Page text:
There are a lot of sites out there designed for spelling practice. I thought it would be helpful to create a “The Best…” list to narrow them down a bit.
For English Language Learners, and for others, the best spelling sites are ones that offer audio and also use the words in the context of sentences:
Catch The Spelling is a series of games specifically geared towards English Language Learners.
The Alpha-Bot game. It’s a nice game where you first listen to the word spoken and then have to find the correct letters to spell it. I probably should place it a little higher on the list, but I learned about this game after I completed this post, and was just too lazy to change the rankings :).
Spelling quizzes from The Interlink Language Center. They’re simple exercises, but there are a lot of them.
Kidspell has a ton of spelling games, and you can also easily create ones using your own spelling lists. However, they’re not offered in context and there’s no audio pronunciation.
Word Sort is from Houghton Mifflin. In addition to providing audio, it has the added feature of challenging students to look for word patterns. However, the words are not used in sentences.
The Visual Thesaurus Spelling Bee. You don’t have to register to play, and it automatically adapts to your spelling ability. It remembers which words you got right and wrong and quizzes you periodically on words at your spelling level that you spelled incorrectly in the past. A human voice, and not a computerized one, says the words. Plus, it shows you a diagram of similar words. It doesn’t give you a sentence example using the word, but I guess you can’t have everything…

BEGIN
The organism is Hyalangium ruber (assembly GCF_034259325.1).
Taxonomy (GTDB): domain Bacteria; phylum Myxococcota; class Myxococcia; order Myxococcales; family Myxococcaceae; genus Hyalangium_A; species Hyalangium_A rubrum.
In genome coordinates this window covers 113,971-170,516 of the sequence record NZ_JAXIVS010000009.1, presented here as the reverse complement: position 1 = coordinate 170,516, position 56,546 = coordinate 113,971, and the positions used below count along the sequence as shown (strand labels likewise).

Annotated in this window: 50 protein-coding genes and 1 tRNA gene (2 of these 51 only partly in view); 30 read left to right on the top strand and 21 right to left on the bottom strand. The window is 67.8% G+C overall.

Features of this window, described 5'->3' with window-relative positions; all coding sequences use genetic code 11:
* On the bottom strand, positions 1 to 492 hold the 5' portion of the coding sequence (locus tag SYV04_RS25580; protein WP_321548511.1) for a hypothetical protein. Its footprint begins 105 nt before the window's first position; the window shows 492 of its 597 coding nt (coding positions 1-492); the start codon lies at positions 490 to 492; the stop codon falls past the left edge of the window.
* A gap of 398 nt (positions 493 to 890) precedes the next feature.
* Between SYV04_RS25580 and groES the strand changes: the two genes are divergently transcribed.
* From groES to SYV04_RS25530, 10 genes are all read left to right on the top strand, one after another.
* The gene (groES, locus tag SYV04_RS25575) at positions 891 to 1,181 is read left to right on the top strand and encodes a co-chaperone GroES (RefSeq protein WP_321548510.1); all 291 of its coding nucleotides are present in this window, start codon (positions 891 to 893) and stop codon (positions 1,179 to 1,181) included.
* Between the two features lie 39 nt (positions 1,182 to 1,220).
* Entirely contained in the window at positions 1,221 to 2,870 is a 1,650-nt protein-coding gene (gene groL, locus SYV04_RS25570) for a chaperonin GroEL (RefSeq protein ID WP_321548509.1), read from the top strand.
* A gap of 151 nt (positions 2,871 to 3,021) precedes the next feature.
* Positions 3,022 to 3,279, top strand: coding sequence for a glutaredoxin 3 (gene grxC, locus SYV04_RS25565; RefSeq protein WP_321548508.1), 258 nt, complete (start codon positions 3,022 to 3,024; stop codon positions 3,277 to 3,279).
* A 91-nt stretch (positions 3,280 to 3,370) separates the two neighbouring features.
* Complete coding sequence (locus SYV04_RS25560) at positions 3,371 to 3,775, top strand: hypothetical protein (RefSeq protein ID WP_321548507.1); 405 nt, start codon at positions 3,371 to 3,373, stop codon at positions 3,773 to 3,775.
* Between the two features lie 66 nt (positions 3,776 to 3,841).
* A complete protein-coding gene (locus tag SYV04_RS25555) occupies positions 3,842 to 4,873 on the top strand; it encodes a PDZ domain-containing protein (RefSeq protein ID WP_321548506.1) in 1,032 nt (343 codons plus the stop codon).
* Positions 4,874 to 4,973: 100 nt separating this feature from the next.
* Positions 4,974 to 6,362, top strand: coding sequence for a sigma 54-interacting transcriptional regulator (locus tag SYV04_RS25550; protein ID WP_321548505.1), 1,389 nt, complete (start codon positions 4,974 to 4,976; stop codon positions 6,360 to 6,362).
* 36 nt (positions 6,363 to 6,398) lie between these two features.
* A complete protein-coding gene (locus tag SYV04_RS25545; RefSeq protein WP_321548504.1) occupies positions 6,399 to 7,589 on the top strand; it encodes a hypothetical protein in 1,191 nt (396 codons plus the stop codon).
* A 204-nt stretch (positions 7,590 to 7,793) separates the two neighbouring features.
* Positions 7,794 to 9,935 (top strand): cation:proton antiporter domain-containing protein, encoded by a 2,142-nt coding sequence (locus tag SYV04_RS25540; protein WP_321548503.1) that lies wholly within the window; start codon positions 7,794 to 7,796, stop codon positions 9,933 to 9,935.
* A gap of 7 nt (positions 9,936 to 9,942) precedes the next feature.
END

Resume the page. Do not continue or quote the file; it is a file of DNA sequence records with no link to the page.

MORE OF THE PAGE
The Spelling Bee from Annenberg Media. Not only does it let you pick your level of difficulty, provide audio support, and give the words in context, but the context is not just in a sentence — it tells you a story.
Spellzone is a new interactive site to learn and practice…spelling. It has practice activities, games, and I especially like that the words are grouped based on spelling patterns — plus, they have audio, too! The only negative, and it’s a big one, is that the words are not used in sentences (another new negative – they’ve begun charging).
The British Council has just unveiled a new feature on their site called Speak And Spell. It has lots of interactives.
Though I wish they had a different name (I’m not fond of focusing attention to IQ tests and scores), Big IQ Kids does look like a good free site for students to practice spelling. It provides the word in the context of a sentence, provides synonyms, and even the “rules.” Plus, it provides audio support for all written text.
Spell is from The British Council. It has interactives for ELLs about…spelling.
As always, feedback is welcome.